Darkness arrived and the four of us got ready. I had scrounged some old structural fire fighting gear for the rest of the crew and I had my turn out gear on, which paid off this particular night. The first Salute went up which consists of a flash followed by an extremely loud report. BANG! It’s the attention getter to let the audience know the show is about to begin.

We started the show by putting up some singles and then flights of 3 and throwing in some flights of 10 Orientals with a couple of Americans for the reports and built the show up. After firing for about 10 minutes we put up what many would think was the finale’. We heard horns honking and people hooting and hollering…. Oh….. but we ain’t done yet!! It’s time for the mid show.

When we used a rice cake, we’d light it and then put larger shells up above to supplement with color and noise.

My uncle lit the rice cake and the fire raced down the fuse to the box and stopped. Umm... ok... I was closest to it so I cautiously approached it and saw that the fuse had failed. I leaned over and lit it with my flare. This time it worked. The damn thing blew up on deck!!! From the time I lit it until things went bad was about 2 seconds. It ignited but instead of climbing to 100’, the shells cleared the tubes, climbed maybe 10’ then fell onto the deck and exploded. Everybody else was back in the mid deck area, I was the only one up near the mess.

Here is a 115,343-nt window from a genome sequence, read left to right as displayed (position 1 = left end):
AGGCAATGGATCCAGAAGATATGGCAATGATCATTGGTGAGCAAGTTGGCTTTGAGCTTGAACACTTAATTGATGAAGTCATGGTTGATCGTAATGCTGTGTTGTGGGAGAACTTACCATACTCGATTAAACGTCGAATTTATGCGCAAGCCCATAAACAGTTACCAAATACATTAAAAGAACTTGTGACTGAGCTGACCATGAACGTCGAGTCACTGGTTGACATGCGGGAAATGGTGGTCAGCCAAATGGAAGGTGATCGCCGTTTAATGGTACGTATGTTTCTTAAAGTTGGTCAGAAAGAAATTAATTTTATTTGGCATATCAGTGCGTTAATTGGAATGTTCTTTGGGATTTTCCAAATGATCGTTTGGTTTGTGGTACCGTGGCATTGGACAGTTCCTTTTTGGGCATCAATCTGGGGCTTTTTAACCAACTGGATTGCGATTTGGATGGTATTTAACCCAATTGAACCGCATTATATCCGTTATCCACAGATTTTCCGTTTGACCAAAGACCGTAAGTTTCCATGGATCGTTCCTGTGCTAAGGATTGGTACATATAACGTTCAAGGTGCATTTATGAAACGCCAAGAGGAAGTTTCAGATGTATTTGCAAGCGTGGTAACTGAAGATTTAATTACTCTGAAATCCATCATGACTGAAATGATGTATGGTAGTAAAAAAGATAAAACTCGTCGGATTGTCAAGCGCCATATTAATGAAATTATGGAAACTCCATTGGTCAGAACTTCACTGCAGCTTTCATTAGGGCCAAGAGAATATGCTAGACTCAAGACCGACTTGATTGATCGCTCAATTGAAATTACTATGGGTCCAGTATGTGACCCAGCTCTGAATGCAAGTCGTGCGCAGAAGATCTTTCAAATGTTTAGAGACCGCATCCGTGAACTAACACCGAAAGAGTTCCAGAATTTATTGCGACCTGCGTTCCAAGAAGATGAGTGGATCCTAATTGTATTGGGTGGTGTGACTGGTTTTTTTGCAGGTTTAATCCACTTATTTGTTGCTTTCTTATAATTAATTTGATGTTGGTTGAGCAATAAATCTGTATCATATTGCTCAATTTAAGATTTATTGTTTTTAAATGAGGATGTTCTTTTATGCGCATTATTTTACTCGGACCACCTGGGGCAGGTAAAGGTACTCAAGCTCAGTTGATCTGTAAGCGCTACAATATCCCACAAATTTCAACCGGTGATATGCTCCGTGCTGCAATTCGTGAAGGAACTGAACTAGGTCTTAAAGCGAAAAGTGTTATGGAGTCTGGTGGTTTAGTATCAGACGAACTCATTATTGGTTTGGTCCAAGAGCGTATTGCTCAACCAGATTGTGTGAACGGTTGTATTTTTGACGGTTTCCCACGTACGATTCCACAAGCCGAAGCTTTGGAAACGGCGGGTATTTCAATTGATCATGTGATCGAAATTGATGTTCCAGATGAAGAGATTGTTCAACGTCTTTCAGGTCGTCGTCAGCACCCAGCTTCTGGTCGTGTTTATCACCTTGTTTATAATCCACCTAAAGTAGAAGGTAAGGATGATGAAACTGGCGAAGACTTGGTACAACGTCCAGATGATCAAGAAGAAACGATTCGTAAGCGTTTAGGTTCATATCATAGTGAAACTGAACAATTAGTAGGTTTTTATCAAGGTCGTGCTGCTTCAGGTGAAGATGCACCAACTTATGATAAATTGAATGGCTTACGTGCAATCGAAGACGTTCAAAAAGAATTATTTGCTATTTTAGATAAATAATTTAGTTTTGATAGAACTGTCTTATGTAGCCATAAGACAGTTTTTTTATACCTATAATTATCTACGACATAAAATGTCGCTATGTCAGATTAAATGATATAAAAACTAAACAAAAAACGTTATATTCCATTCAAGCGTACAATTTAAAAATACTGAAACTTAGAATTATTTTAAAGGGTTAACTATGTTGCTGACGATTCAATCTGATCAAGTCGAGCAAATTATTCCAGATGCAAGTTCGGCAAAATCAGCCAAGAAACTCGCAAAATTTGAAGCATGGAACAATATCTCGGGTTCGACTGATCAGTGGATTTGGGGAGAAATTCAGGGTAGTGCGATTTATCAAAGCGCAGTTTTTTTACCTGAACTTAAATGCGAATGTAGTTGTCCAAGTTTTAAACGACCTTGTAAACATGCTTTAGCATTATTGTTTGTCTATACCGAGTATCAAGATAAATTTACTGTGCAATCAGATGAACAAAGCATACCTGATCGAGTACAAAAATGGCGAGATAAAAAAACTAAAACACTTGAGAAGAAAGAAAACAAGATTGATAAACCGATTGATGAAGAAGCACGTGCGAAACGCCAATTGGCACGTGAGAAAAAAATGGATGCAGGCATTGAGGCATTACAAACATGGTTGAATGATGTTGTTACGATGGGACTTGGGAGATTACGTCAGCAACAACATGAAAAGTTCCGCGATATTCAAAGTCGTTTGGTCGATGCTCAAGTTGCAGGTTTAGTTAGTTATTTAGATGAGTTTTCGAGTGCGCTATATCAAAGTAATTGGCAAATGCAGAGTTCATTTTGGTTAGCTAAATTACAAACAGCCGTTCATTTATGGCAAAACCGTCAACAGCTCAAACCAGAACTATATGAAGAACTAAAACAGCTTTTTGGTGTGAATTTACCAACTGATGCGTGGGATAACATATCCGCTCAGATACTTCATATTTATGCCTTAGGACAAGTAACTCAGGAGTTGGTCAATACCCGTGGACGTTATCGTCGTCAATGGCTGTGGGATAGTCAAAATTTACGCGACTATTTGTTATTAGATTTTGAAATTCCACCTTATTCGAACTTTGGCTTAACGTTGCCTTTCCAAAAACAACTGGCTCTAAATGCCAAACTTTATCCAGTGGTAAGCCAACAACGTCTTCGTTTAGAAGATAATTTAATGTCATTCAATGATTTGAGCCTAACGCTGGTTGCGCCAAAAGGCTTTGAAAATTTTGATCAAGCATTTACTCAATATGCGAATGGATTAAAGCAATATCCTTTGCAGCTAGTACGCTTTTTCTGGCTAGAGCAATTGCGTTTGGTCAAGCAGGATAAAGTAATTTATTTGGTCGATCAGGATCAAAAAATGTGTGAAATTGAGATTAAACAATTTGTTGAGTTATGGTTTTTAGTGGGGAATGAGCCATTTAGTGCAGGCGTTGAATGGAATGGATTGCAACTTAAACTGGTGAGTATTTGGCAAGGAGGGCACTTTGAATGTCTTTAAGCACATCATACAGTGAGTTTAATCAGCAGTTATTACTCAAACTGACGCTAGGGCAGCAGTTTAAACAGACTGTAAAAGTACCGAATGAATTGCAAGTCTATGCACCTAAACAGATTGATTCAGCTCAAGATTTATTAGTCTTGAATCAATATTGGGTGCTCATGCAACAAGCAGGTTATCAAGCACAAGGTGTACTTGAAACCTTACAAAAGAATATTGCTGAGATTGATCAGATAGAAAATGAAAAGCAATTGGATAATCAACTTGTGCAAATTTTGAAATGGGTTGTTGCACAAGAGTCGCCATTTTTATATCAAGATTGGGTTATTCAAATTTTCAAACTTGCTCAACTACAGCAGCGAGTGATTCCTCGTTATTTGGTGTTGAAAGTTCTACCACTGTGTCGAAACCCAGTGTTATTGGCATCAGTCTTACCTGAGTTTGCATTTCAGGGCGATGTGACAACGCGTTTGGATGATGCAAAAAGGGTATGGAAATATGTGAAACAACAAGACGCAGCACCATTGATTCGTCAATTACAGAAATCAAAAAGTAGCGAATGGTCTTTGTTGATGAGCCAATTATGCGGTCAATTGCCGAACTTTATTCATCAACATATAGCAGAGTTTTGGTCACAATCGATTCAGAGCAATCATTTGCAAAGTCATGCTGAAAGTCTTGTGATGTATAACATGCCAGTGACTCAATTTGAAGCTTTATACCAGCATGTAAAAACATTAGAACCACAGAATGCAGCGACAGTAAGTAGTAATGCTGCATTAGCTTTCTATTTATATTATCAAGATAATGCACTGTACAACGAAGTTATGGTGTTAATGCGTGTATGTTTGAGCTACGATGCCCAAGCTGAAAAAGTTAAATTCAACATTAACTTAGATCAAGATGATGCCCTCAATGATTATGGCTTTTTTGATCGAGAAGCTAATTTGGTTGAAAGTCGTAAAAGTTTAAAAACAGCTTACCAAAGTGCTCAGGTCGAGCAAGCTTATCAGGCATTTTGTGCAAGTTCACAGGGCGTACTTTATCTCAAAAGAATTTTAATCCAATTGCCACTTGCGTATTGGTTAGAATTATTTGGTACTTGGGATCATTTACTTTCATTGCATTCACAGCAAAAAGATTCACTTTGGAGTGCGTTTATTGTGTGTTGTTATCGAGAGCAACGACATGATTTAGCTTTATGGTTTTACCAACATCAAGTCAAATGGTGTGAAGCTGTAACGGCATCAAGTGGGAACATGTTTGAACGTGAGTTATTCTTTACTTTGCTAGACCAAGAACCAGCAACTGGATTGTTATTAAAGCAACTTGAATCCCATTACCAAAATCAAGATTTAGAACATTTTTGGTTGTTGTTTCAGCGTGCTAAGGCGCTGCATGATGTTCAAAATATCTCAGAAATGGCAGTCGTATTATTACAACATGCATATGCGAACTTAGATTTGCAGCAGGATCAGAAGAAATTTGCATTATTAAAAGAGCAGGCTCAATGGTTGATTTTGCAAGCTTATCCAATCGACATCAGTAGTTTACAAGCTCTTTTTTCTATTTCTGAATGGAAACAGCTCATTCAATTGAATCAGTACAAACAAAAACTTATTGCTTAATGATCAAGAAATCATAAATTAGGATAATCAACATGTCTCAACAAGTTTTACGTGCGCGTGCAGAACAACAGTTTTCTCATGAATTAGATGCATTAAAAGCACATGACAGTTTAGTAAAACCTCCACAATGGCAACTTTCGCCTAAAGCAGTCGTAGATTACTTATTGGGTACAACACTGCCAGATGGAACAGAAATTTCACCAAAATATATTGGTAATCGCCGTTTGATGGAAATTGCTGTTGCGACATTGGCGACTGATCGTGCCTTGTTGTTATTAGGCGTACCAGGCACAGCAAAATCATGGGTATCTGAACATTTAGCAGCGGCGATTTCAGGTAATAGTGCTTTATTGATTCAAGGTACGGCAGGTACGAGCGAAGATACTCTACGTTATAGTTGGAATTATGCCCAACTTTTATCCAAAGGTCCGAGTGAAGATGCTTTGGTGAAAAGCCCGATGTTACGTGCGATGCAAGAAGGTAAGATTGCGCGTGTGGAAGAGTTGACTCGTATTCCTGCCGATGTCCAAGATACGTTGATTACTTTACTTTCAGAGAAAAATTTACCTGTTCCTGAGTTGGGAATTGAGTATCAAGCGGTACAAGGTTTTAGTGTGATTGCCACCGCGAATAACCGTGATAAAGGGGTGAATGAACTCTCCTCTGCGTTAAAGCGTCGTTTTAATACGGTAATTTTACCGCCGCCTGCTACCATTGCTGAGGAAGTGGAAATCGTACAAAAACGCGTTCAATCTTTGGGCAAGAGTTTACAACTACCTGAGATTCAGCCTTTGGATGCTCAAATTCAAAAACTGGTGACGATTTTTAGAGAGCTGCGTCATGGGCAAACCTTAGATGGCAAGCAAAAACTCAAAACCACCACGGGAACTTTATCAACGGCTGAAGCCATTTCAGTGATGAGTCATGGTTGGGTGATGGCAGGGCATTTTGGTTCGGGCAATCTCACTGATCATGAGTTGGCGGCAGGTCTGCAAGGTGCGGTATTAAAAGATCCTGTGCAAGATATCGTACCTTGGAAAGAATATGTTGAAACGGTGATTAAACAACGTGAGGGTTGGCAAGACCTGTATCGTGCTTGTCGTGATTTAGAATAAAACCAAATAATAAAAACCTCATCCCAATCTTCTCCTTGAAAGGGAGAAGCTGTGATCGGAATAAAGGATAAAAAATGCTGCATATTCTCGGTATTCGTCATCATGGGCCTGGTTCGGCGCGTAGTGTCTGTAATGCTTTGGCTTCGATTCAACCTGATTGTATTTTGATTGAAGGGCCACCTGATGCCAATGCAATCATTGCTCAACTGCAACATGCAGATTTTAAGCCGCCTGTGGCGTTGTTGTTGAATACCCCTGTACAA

The shells were literally falling at my feet and exploding!! Remember that’s about 3 every second. Where am I standing? Oh yes... right next to the finale’ which was still covered in canvas. I was expecting it to go up any second. All that needed to happen was for one of the rice cake round to bounce on the deck, roll under the tarp and burn through a fuse cover and ignite the fuse.

I started backing away toward the mid deck area. I was feeling the concussion and my upper body started to hurt. My 3 uncles on the barge with me saw me standing in the middle of that and thought something bad was going to happen. The fire department told my aunt they were going to come in with the boat and extract us. She put a stop to that... what happens if one of those shells lands in the boat and explodes? She kept counting heads. She saw my uncles retreating to the back of the barge and saw me backing up. She told the fire fighters that if we jumped overboard, THEN things were bad.

After the rice cake stopped, I cautiously walked back up to it and kicked it over the side.

The show must go on. We continued firing and finished the show without further incident. The crew joke was “If you get hit by a shell and land face down, we’ll roll you over so you can finish watching the show”.

My chest, mainly my sternum was hurting for a couple days afterwards. Even my uncles said they were feeling it too and they were 15’ away when TSHTF. Even those small 1” rounds pack quite a punch. I’m glad I was wearing my bunker gear that night so at least I wouldn’t get burnt. I was fire proof, but not explosion proof.

Did it stop me from doing pyrotechnics? Not a chance!